As a Human Resources professional I have had to set up several nursing mother rooms. My first set up was the most memorable for several reasons, but mainly because it was almost completely finished by the time I got to it. They were so proud that it was all set up. Problem was, it was set up by a man who had no idea what is appropriate for a nursing mom’s room.
First of all, the manager of the building thought it would be really nice to have a mural painted on the wall. This was lovely. Until I looked closer at the really lovely mural of Mt. Hood and realized that, bang slap in the middle, the painter had painted a bunch of dairy cows in a field. Dairy cows? In a nursing mom’s room? Really?
Then, when I was touring the finished room, the manager of the building proudly opened these very nice cabinets, so that each individual mother would have her own cabinet. My thought was that they could store their pumping supplies here. The manager had a different idea. He said, excitedly, “And this is where they can store their mason jars.” It was then I realized he thought that women pumped milk, like one would milk a cow, by hand on the farm, into mason jars.
And now for some stories from the mamas of Portland…
“I travel a lot for work but was determined to keep my supply up and was meticulous about pumping every two hours away from my baby. On one flight I was seated on the airplane in between two business men with the flight attendants asking me to secure my baby for take off. The looks on their faces when I lifted the cover to show them my electronic child was absolutely priceless. I am also a big fan of pumping in the car while driving using hands free bra. The rental car attendants at Sea Tac Airport may never be the same.”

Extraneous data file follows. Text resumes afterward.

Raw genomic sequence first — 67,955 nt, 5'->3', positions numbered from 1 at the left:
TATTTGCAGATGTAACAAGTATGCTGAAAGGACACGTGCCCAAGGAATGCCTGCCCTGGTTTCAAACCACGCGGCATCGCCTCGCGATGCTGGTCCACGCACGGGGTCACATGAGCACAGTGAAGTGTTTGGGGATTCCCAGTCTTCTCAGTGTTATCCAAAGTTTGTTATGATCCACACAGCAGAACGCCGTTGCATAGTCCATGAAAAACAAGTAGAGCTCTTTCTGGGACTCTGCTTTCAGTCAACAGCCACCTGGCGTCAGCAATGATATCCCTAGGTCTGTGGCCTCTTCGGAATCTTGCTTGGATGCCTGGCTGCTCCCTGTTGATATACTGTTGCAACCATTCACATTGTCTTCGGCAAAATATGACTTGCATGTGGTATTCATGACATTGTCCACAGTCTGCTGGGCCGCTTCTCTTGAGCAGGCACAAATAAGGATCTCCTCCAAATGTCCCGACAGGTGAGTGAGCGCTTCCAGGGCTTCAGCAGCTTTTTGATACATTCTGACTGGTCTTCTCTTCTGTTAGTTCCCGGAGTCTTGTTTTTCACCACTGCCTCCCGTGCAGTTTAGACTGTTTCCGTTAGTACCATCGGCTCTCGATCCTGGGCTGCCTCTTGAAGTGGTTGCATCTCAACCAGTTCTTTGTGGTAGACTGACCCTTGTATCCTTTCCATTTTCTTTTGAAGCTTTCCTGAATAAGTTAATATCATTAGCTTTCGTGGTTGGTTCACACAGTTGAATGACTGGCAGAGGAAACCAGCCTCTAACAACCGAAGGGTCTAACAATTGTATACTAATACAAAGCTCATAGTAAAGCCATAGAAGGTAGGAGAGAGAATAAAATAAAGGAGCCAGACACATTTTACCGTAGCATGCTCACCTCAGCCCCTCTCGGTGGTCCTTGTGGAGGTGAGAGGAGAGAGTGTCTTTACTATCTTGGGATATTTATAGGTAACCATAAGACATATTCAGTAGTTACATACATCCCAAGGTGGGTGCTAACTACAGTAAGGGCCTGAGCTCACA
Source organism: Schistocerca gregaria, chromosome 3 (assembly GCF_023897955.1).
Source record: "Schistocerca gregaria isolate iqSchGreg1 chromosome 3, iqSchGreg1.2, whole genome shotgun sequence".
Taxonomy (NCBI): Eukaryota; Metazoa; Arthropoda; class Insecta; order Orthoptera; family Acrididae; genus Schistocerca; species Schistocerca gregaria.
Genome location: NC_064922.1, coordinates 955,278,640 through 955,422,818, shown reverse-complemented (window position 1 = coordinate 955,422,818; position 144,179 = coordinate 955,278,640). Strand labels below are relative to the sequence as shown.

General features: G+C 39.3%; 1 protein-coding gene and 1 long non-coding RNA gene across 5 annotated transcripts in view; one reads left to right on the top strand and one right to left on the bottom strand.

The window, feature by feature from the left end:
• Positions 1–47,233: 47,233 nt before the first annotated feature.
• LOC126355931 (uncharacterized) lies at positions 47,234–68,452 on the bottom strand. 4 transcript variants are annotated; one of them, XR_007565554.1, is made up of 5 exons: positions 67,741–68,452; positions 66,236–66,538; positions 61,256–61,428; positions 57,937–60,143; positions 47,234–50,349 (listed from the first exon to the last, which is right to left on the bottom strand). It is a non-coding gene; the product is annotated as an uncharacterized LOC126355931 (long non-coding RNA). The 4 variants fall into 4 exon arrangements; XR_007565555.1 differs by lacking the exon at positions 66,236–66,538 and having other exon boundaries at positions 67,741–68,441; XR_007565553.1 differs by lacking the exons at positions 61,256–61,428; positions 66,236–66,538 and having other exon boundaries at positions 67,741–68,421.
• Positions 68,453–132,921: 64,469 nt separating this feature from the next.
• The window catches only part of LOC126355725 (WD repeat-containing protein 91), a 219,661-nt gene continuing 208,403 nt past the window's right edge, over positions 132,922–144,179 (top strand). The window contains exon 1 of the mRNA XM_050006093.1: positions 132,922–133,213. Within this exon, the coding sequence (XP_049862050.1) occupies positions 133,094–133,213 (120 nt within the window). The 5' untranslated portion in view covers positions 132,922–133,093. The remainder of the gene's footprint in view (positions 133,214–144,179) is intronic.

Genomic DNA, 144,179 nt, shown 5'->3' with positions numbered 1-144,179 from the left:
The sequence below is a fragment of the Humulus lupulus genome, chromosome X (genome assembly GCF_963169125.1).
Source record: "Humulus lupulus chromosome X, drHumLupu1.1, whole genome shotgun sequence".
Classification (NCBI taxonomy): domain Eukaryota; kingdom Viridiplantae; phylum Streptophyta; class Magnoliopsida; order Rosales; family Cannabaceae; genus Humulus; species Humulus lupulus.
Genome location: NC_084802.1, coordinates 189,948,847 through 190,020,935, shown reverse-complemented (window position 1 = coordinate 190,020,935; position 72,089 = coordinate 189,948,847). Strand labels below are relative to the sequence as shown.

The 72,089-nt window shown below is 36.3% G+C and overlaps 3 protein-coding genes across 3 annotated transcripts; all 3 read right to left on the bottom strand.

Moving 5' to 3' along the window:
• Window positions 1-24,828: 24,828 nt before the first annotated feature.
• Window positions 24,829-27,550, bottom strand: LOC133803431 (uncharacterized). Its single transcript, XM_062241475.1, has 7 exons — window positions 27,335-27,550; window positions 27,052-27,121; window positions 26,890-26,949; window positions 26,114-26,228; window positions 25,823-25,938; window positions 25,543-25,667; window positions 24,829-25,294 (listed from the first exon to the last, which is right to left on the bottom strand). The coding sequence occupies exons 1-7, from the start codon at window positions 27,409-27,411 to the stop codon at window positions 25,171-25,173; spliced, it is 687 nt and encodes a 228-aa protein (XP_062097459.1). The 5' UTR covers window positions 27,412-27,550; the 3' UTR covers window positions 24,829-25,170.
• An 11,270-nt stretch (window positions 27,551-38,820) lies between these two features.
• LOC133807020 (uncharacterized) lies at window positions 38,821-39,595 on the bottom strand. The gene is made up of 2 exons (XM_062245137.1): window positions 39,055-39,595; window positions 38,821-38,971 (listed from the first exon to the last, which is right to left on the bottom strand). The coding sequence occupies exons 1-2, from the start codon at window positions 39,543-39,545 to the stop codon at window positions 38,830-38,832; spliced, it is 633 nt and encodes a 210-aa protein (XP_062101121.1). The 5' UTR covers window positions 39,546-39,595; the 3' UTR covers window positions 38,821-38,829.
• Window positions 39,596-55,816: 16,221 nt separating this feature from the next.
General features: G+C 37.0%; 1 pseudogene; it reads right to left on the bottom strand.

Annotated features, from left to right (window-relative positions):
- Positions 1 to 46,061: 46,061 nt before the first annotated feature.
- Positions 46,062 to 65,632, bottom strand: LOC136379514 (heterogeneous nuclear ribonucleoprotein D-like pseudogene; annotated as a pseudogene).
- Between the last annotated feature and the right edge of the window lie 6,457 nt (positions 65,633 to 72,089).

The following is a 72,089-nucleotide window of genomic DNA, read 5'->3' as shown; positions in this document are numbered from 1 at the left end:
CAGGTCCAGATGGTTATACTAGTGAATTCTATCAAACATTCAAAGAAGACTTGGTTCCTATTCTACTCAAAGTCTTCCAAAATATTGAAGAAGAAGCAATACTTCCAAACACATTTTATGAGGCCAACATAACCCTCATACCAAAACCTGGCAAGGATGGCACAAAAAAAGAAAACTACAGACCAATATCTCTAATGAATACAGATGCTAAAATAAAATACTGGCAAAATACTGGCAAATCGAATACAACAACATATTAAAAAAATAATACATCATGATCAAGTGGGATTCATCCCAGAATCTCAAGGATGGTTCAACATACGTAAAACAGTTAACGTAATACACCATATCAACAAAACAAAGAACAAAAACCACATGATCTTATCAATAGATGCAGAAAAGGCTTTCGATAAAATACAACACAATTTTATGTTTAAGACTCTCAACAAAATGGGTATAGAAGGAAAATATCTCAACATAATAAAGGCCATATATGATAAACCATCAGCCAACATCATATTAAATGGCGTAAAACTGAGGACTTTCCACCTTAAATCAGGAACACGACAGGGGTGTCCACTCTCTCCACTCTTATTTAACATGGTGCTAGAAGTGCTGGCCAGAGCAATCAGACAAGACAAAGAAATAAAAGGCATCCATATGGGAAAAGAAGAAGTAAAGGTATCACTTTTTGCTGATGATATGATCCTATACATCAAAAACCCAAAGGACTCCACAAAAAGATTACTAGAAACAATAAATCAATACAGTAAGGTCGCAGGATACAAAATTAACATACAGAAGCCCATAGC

– Katie J.
“Our pump room at work was being used so I was told to go into the director’s office to pump. Well, someone else with a key walked on in and saw me pumping away. Super embarrassing!”
– Jenny K.
“I am a home health provider and when I returned to work I sometimes found myself having to pump in my car between visits. (My choice, not my employer’s.) One day I was about to burst at the seams, so I decided to stop at a Taco Bell parking lot. I got all set up in an unused part of the lot, so as not to disturb anyone and to feel more privacy. Suddenly, an unsuspecting couple pulled up beside me hoping to enjoy their lunch. We exchanged awkward smiles and they backed out and drove away. I can only image what they thought I was doing half naked in a parking lot with a machine stuck to my boobs! Not something people do out in public a lot!”